The release of Australian Warren Rodwell after being held captive by Islamic militants in the Philippines for 15 months was almost botched with his kidnappers initially reneging on a deal to release him.
The vice-governor of the southern Philippine province of Basilan, Al-Rasheed Sakalahul, has confirmed that a ransom of almost A$94,000 was paid to Abu Sayyaf militants to secure Mr Rodwell's release early on Saturday.
It was much less than the US$2 million (A$1.93 million) the al-Qaeda linked group had been demanding in the weeks after they abducted the 54-year-old from his home on the southern island of Mindanao on December 5, 2011.
Mr Sakalahul, who led the talks with the militants, said Australian officials had played no role in Mr Rodwell's release.
He said the ransom money had come via Mr Rodwell's Filipino wife Miraflor Gutang, and her brother Roger.
"It was really a tough negotiation but in the end, with God's help, we managed to secure the release of Rodwell," Mr Sakalahul told Fairfax.
But there are claims that Mr Rodwell's release almost backfired disastrously.
He was supposed to be released last Thursday, officials have said, after an up-front ransom was paid.
"What happened out there in the jungles of Tipo-Tipo was some sort of estafa (swindle) because the Abu Sayyaf bandits took the ransom but reneged on their earlier promise to hand over Rodwell to the vice-governor," a senior security official said, according to the Philippine Star newspaper.
"We don't know really what happened next after the botched release. But we could only surmise that the anger and the frustrations of the vice-governor played a key role for the Abu Sayyaf to change their minds and release their Australian."
Regional police operations director Superintendent Jose Bayani Gucela confirmed authorities had been expecting Mr Rodwell to be released last Thursday.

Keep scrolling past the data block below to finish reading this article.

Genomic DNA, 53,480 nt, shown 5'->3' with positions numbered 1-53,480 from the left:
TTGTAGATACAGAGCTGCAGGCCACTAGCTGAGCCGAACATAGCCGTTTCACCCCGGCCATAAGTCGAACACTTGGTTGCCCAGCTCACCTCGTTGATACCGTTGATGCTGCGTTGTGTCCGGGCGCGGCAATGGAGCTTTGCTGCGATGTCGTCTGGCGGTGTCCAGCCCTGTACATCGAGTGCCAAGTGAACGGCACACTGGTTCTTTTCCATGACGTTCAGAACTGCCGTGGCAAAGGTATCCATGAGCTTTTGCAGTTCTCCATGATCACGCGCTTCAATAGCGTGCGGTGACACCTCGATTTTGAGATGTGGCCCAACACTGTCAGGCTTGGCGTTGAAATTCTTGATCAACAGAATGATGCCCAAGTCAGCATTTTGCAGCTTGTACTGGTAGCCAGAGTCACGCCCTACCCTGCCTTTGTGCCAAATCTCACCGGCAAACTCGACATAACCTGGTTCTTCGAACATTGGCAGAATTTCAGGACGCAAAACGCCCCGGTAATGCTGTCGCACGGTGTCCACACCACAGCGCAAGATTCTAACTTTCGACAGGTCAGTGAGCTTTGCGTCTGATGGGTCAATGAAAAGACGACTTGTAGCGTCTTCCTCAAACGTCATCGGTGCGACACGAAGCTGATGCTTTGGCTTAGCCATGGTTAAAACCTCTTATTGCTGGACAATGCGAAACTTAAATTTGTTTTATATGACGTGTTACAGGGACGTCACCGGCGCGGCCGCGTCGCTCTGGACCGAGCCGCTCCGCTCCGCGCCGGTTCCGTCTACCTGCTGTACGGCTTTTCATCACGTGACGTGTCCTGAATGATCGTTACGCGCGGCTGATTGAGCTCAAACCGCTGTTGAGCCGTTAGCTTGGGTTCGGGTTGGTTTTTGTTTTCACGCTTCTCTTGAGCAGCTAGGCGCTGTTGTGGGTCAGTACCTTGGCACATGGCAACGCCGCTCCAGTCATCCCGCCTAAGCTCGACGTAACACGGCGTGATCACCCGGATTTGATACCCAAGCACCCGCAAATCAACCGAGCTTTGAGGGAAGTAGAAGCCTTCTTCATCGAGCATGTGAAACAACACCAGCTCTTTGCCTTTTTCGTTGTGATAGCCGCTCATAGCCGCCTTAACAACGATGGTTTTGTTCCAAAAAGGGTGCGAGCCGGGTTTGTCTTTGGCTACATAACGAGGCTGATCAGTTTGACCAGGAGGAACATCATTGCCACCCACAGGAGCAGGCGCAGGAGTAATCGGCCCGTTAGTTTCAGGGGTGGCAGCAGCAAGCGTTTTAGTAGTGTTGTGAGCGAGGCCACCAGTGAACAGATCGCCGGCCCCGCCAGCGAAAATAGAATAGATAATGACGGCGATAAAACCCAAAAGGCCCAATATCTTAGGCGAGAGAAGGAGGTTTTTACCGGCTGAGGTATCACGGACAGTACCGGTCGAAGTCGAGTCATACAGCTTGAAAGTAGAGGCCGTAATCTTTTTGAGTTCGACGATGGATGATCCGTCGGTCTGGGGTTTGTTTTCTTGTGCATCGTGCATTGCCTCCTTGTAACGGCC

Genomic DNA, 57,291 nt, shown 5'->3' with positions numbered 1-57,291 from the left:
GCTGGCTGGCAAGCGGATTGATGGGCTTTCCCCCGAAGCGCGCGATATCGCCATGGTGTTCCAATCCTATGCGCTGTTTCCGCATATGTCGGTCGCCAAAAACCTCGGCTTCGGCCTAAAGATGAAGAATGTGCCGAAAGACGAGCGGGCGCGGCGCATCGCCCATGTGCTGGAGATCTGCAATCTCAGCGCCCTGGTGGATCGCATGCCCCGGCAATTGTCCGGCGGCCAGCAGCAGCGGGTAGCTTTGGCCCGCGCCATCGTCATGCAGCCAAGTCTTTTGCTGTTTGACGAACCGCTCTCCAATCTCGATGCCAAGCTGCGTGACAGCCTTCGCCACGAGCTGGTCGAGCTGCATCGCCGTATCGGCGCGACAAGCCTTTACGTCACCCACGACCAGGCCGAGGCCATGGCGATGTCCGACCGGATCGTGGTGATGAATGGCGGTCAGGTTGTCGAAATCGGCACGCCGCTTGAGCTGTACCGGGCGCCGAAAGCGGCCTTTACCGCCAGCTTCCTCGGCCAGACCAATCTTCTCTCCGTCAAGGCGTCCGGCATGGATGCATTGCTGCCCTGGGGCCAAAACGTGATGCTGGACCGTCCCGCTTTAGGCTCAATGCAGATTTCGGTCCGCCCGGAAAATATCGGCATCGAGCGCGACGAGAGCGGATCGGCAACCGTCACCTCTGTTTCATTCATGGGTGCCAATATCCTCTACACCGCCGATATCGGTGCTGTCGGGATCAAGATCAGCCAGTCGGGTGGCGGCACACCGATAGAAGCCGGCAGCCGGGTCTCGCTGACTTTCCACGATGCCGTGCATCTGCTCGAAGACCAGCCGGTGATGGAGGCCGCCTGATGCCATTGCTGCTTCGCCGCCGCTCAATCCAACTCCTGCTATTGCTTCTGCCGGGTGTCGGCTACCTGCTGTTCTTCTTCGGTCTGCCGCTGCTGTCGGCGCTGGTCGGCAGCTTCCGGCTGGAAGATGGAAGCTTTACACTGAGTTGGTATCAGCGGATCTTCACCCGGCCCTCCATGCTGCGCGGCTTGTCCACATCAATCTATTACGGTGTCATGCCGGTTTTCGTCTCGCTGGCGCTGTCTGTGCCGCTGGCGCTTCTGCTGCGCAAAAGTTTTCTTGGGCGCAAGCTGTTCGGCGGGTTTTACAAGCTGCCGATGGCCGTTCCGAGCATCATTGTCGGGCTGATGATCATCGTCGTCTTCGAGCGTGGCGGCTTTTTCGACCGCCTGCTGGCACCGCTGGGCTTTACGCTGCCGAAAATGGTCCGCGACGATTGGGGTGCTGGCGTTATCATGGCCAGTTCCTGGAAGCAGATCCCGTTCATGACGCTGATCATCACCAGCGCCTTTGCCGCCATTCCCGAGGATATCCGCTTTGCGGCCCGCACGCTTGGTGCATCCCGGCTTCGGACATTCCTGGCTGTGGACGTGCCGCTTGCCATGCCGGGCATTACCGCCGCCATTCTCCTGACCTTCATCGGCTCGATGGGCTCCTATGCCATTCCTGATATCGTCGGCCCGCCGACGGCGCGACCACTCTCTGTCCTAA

"But there was misunderstanding among the Abu Sayyaf that caused the delay," he said.
Mr Rodwell's frightening ordeal came to an end in the early hours of Saturday, when he was released at the port city of Pagadian. He then made his way to a police station
He was then flown by helicopter to the offices of US Joint Special Operation Task Force-Philippines, located inside the Western Mindanao Command military base in Zamboanga City.
Some reports say he was put in a boat and told to paddle for his life by his captors, while a Philippine police video released on Sunday showed Mr Rodwell telling officers "I had been told when I get to the land walk, walk on road and just say please help me," he said.
Mr Rodwell, who appeared emaciated but otherwise in good spirits, is understood to be recovering in a hospital at the military base where it is believed his sister Denise is with him.
He is expected to remain there for treatment for up to a week.
Nigel Brennan, an Australian who was held hostage for 462 days in Somalia in 2008, said Mr Rodwell would find it tough to overcome his trauma.
"I hope the media will give Warren Rodwell space when he comes home as they did with me. He will need time with family and friends to recover," he tweeted on Sunday.